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Re: XPath conformance? was RE: [xml-dev] storing XML files
- From: Evan Lenz <email@example.com>
- To: Tom Bradford <firstname.lastname@example.org>
- Date: Tue, 09 Oct 2001 11:02:13 -0700
Tom Bradford wrote:
> Evan Lenz wrote:
> > For example, the following is not in compliance with the XPath spec:
> > /customer[name ~= "Mike"]
> > whereas this alternative expression would be perfectly fine:
> > /customer[ext:like(name, "Mike")]
> Though the first example is not part of the specification itself, the
> second example is an extension function that most implementations will
> not support. In the case of common behavior in the context of XML
> databases, neither is 'right'. One won't even be parsable by a
> generalized XPath processor, and the other will only be resolvable in a
> single implementation, so nobody is wrong or right. The goal, which I
> spoke about before, should not be who is more compliant, because
> compliancy with what the W3C produces doesn't address the larger and
> more common problems that we face as vendors/users of XML databases.
Sorry, but there is a qualitative distinction here that has practical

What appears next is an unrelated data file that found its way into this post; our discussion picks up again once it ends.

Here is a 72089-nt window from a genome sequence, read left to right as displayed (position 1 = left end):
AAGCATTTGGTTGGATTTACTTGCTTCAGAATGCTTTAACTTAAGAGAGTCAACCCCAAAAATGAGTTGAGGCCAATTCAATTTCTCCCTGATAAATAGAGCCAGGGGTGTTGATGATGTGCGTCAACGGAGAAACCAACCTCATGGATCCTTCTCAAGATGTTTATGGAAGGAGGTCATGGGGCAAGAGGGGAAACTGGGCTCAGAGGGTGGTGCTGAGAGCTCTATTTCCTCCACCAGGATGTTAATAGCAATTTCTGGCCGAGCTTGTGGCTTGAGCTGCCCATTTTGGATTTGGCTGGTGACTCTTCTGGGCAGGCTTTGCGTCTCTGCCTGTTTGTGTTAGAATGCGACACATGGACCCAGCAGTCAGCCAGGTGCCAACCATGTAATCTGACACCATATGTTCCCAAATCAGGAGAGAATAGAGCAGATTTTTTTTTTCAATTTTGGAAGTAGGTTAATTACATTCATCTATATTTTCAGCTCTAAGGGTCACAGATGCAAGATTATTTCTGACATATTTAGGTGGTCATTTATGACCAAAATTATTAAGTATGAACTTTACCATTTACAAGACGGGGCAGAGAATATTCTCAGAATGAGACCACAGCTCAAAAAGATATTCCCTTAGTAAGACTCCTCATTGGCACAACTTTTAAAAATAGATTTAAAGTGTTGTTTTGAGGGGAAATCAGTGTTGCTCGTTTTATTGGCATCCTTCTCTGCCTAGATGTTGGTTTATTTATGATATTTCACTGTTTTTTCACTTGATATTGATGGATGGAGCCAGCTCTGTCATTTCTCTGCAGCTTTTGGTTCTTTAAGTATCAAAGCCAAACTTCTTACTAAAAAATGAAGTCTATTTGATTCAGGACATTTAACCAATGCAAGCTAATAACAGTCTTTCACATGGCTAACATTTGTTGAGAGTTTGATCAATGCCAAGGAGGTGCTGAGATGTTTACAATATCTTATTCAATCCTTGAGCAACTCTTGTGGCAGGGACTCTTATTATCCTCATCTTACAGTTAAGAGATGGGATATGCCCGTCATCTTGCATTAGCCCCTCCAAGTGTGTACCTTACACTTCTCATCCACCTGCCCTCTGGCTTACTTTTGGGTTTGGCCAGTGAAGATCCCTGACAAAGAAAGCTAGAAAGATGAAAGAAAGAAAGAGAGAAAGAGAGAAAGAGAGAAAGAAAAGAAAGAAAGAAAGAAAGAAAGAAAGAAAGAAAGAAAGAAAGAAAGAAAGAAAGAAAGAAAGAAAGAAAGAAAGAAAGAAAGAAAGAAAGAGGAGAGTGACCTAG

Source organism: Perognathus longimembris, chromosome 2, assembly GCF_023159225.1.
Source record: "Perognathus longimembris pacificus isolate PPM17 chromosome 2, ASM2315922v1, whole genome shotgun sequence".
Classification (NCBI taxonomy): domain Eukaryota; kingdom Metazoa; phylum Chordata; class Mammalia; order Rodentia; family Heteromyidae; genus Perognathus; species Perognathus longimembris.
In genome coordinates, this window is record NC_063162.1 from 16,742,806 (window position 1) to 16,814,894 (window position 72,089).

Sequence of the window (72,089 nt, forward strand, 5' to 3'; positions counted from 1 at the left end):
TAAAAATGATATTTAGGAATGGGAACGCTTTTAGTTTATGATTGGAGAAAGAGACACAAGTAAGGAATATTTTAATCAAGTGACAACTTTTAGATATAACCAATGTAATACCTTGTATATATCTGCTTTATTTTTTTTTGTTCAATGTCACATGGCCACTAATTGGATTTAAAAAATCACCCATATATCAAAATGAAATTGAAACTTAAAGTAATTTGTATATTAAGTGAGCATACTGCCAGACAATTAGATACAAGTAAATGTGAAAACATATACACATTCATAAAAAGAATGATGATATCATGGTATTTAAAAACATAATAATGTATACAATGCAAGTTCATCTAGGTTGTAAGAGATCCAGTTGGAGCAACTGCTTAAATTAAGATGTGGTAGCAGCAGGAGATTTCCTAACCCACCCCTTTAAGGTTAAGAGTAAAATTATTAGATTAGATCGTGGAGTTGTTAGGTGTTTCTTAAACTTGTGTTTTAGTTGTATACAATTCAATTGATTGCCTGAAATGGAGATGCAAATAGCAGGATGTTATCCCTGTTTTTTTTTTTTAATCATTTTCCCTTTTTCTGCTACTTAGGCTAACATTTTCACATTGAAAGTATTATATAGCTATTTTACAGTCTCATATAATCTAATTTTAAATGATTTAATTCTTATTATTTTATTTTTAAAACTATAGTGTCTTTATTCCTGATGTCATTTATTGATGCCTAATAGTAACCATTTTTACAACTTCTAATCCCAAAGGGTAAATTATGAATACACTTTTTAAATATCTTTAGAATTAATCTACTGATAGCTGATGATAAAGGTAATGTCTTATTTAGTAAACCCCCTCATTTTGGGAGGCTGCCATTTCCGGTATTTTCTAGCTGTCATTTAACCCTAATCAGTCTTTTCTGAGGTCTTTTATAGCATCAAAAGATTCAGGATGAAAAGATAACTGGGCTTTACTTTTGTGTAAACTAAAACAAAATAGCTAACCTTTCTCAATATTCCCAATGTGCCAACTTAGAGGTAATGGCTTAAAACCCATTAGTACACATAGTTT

implications. If you don't want to support XPath at all, fine. But if you
are going to implement it, then you should use the extension mechanisms
As you point out, the first example won't even parse. It is an important
property of the second that it complies with XPath syntax, so that
generalized parsers indeed are able to parse it.
Moreover, extensions provide a single breeding ground for new functionality
that hasn't yet reached the standard. The work of EXSLT.org is a prime
example of this. In that case, you have XPath extension functions that are
indeed extensions but that are in fact implemented by multiple vendors. Some
of these have a real chance at making it into XSLT 2.0 by virtue of this
judicious use of extensions.
Finally, in the context of XSLT, there are fallback mechanisms and
well-defined behaviors for when an extension function is not available.
There is even a function-available() function for testing the availability
of particular extensions.
In the end, we are much better off with a single, standardized extension
mechanism that provides some level of fallback and portability, than with a
multitude of syntactic innovations that are guaranteed not to work in any
other implementation, let alone parse.